Our UploadManager controls the upload flow across multiple threads. It handles the queue of activities to upload, and enqueueing upload and activity check status tasks into the TaskRunner. It also handles the results from the TaskRunner callback for if a task should be retried, if a success/failure notification should be shown, and more.

The TaskRunner manages a queue of Tasks that should be run. It acts as an intermediary step between receiving the result from a Task, and passing it to the listener that enqueued the Task.

What are Tasks?

Tasks are an abstract class that we use to define classes that can be run by our TaskRunner. There are 3 functions that are the core components of a Task:

  1. complete(result) — Indicates that the Task has finished running. It passes a message to the TaskRunner’s Handler with the result from running the Task.
  2. abstract run() — Used for allowing the specified task to start, with an expectation that it calls ‘complete’ once it’s finished running with an optional result.
  3. abstract getId() — Used to retrieve a unique String identifier for the type of Task. It’s important so that we can identify the different types of tasks in our UploadManager.

Types of Tasks:

We have 3 separate types that all use RxJava, and depend on helper classes to create an observable that handles the logic.

  1. UploadTask: We use JSONActivityUploader that converts an Activity into a JSON blob, which then is uploaded, and then we handle and return the result.
  2. FITUploaderTask: We use FitFileUploader that converts an Activity into a FIT file blob, which is then uploaded, and then we handle and return the result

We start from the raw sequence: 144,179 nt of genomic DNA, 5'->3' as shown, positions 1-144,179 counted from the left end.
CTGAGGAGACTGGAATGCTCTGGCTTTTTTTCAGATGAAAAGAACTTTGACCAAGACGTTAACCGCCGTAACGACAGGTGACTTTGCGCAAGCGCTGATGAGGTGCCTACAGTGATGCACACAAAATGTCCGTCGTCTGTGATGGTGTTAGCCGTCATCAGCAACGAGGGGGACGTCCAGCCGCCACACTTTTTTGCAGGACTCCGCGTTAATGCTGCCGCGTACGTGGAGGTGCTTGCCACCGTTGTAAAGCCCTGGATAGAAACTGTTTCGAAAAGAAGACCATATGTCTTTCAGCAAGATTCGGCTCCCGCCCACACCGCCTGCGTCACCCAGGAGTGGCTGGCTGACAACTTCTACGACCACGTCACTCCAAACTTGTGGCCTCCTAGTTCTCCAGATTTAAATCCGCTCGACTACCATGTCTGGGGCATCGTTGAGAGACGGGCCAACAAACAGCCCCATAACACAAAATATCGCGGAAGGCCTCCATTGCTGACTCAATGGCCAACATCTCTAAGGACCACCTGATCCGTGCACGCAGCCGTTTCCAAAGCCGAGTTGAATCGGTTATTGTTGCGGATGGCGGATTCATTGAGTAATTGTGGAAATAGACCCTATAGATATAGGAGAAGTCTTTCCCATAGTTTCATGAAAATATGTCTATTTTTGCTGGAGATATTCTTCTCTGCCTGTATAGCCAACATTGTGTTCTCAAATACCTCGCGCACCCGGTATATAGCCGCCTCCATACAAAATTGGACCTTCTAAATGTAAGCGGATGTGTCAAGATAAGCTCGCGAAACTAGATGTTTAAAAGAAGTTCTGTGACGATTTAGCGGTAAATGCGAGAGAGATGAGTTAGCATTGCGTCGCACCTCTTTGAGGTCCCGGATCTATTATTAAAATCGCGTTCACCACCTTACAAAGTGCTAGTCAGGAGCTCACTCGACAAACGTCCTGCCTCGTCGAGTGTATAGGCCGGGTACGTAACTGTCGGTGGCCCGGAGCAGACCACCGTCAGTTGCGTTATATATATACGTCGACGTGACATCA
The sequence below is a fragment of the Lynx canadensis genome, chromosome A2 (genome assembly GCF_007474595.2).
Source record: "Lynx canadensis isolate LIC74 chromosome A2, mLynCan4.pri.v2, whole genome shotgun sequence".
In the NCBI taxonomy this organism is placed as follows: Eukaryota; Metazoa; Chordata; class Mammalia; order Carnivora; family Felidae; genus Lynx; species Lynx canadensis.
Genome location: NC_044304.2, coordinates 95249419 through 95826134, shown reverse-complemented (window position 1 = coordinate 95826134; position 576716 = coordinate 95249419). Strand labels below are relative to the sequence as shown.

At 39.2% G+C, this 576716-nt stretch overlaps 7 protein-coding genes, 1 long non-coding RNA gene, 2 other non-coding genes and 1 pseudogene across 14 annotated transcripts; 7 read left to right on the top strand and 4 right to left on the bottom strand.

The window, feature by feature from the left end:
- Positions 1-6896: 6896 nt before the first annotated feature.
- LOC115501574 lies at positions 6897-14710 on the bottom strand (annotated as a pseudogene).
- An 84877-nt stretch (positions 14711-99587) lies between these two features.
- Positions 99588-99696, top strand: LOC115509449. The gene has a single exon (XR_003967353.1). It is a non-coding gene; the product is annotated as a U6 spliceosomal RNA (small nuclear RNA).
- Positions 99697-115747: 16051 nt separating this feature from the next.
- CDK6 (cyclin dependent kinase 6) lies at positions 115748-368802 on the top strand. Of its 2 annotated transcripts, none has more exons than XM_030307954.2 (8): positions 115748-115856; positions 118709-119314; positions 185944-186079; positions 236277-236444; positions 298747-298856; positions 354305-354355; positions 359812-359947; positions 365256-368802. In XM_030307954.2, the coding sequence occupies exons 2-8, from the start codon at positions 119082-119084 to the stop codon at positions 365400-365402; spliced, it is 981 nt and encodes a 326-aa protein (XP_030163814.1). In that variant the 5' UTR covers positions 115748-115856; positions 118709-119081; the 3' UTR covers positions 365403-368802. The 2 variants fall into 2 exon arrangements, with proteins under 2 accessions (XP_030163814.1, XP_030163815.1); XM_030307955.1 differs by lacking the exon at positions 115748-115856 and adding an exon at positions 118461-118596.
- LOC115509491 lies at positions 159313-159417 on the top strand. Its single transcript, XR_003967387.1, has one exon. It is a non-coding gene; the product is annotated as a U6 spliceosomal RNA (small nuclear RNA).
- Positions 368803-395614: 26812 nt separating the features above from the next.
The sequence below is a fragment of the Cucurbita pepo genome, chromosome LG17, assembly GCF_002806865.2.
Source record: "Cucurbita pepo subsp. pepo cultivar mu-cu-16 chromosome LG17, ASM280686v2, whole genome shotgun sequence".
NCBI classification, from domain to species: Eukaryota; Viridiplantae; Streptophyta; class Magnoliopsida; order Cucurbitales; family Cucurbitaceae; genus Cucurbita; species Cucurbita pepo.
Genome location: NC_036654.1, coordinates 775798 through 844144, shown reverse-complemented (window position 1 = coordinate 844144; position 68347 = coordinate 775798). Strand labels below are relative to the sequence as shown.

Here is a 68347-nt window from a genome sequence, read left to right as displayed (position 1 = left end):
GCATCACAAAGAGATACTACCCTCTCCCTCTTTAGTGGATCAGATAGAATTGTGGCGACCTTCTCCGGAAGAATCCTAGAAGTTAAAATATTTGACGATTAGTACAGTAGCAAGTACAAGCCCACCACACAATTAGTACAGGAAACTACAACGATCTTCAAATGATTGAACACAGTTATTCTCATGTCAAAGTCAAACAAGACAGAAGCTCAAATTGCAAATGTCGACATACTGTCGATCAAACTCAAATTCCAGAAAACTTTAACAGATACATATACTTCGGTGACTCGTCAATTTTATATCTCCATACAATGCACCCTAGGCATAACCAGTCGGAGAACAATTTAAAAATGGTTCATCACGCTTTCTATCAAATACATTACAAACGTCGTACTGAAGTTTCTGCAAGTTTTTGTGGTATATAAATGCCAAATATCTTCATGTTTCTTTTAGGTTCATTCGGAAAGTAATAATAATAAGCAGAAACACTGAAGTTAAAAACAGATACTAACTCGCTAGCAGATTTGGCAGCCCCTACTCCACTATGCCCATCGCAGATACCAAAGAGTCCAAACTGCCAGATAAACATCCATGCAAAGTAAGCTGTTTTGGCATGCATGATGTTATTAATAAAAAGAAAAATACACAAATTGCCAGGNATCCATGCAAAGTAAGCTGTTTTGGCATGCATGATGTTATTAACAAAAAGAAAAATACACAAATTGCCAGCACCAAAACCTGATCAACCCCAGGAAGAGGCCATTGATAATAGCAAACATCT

3. ActivityCheckStatusTask: We use ActivityCheckStatus which does an API call to check the status of an activity, and then handles and returns the result of the status.

With this new flow we’ve been able to have everything split up well enough that we can easily test any combination of pieces as needed without any hacky solutions. We’re also able to make JSON and FIT uploads completely independent, allowing us to change retry strategies for every task and result without any headaches.

My Strava Experience

Overall:

Overall, my experience at Strava was fantastic. I learned a lot due to the amount of support that you receive even as an intern. I had a mentor that I could talk to about the issues I’m having, the way I’m approaching a problem, design choices, or how I should tackle an issue. The other great thing in my opinion is the weekly 1:1s with your manager, which is really helpful for feedback, asking questions, and anything else you’re interested in. Most importantly, the best part is that no matter the team, no matter the office people, are willing to help you.

Another part that stood out to me about Strava was that there are a lot of opportunities to learn — whether it’s through weekly tech talks by other engineers or weekly platform specific tech talk lunches. One of the most surprising things was what my main project for the summer, which made this experience fantastic by itself since I learned about the specific design choices. Finally, Strava Jams are a fantastic experience in having freedom to explore things you’d like to see in the app, and for being able to see the amazing ideas others can bring to life over 4 days.

Shoutouts:

Shoutout to my mentor Dave, Josh, Jason, Kevin, the Experience team, and all of the other Android devs that helped me a bunch throughout this internship.

strava-engineering

Engineers building the home for your active life.

Artem Sharypov

Written by

strava-engineering

Engineers building the home for your active life.